It is critical that anti-Semitism be challenged by government leaders, elected officials, and community and faith leaders.
Anti-Semitism is alive and well in the world, according to U.S. Assistant Secretary of State for Democracy, Human Rights, and Labor Michael Posner. He noted that Iranian President Mahmoud Ahmadinejad refers to the Holocaust - the murder of 6 million Jews by Nazi Germany - as a “lie” and to the Jewish state as a “tumor.”
In Venezuela, there have been numerous anti-Semitic statements in official media and by President Hugo Chavez himself. And in a range of Middle Eastern countries, editorial cartoons and articles are published depicting Jews as demonic figures, comparing Israeli leaders to Nazis, and denying or glorifying the Holocaust.
It is critical that anti-Semitism not only be monitored and reported but challenged by government leaders, elected officials, and community and faith leaders. Most recently, Austria’s president publicly condemned a politician for posting on his Facebook page a cartoon widely perceived to be anti-Semitic.
Another focus in the fight against anti-Semitism is young people. The values and opinions of the world’s youth are shaped at an early age and often through their textbooks. Unfortunately, there are still children in 2012 who are being taught hatred. “We need to redouble our efforts,” said Assistant Secretary Posner, “to challenge schools that inculcate hate and glorify violence and those who fund them.”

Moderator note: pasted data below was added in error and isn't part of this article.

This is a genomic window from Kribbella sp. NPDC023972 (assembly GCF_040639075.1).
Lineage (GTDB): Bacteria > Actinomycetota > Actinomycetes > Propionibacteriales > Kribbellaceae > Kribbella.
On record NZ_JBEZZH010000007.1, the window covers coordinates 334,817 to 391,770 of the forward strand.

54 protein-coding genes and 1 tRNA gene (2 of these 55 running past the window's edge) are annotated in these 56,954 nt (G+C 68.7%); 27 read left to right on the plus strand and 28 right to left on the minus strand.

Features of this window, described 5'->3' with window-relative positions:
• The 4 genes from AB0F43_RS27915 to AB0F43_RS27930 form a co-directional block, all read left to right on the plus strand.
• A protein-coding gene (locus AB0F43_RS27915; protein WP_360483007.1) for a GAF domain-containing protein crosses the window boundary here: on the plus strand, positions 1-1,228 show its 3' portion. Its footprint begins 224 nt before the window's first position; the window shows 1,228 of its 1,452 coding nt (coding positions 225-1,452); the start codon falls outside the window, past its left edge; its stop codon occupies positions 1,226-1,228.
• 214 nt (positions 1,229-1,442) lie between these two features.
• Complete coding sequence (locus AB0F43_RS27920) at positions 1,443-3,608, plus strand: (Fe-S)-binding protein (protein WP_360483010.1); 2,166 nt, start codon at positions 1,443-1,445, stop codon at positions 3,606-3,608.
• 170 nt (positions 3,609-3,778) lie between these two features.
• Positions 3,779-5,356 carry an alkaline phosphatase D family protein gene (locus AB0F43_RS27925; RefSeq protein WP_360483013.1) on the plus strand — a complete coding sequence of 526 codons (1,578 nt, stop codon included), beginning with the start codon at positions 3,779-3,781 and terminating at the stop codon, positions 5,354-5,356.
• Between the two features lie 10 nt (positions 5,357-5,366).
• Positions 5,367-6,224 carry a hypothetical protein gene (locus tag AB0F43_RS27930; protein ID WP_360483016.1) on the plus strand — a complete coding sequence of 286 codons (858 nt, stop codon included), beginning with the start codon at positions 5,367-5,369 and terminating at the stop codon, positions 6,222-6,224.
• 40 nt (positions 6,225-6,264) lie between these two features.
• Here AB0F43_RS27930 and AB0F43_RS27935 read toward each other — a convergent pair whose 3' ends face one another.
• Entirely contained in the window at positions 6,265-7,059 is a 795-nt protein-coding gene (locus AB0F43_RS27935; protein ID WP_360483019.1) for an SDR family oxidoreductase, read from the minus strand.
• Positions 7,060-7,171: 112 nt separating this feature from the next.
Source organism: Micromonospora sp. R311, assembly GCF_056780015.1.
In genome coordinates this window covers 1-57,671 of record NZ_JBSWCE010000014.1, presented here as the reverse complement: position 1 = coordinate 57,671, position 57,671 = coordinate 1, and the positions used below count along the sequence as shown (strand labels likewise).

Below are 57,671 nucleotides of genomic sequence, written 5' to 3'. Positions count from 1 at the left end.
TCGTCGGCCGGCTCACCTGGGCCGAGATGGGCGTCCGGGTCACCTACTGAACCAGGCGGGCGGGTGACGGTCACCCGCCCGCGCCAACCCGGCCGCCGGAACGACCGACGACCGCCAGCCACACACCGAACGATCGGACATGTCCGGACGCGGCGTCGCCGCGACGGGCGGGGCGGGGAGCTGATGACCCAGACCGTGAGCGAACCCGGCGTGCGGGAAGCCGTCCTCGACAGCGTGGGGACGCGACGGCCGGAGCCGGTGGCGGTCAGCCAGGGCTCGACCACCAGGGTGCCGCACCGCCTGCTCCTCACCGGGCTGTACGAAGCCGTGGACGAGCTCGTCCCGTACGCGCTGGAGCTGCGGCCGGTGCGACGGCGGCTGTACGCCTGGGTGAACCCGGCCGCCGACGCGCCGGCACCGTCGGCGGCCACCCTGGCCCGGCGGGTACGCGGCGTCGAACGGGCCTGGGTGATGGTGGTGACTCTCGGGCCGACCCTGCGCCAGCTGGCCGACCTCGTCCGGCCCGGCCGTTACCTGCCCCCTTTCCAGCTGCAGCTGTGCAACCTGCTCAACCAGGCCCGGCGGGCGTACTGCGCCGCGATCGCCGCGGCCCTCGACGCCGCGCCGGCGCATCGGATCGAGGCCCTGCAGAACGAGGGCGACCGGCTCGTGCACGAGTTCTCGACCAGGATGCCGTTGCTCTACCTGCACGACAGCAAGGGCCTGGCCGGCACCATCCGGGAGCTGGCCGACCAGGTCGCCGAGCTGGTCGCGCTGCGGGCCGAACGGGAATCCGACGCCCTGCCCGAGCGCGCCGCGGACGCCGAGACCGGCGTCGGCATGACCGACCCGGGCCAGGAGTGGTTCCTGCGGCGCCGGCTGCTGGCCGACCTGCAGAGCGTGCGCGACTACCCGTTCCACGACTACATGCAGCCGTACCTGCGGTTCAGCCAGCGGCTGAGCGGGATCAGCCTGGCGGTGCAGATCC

Law enforcement is also a means of combating anti-Semitism. The U.S. is training a wide range of foreign law enforcement agencies, which focus on crimes committed against vulnerable populations, including countries with embattled Jewish communities.
The U.S. is trying to appeal to the idealism of young people of many faiths who want the world they will live in to be less blighted by hate. Two years ago, the State Department launched a virtual campaign on Facebook called “2012 Hours Against Hate” to ask young people from around the world to give an hour of their time to serve someone who doesn’t look like them, live like them, or believe as they do.
Despite these and many other efforts, it is clear that anti-Semitism has not been vanquished. As Assistant Secretary Posner said, “We must brace ourselves for a long struggle. The fight against anti-Semitism is a marathon, not a sprint. In that spirit, let us work together and renew our commitment. . .to pursue justice and freedom everywhere.”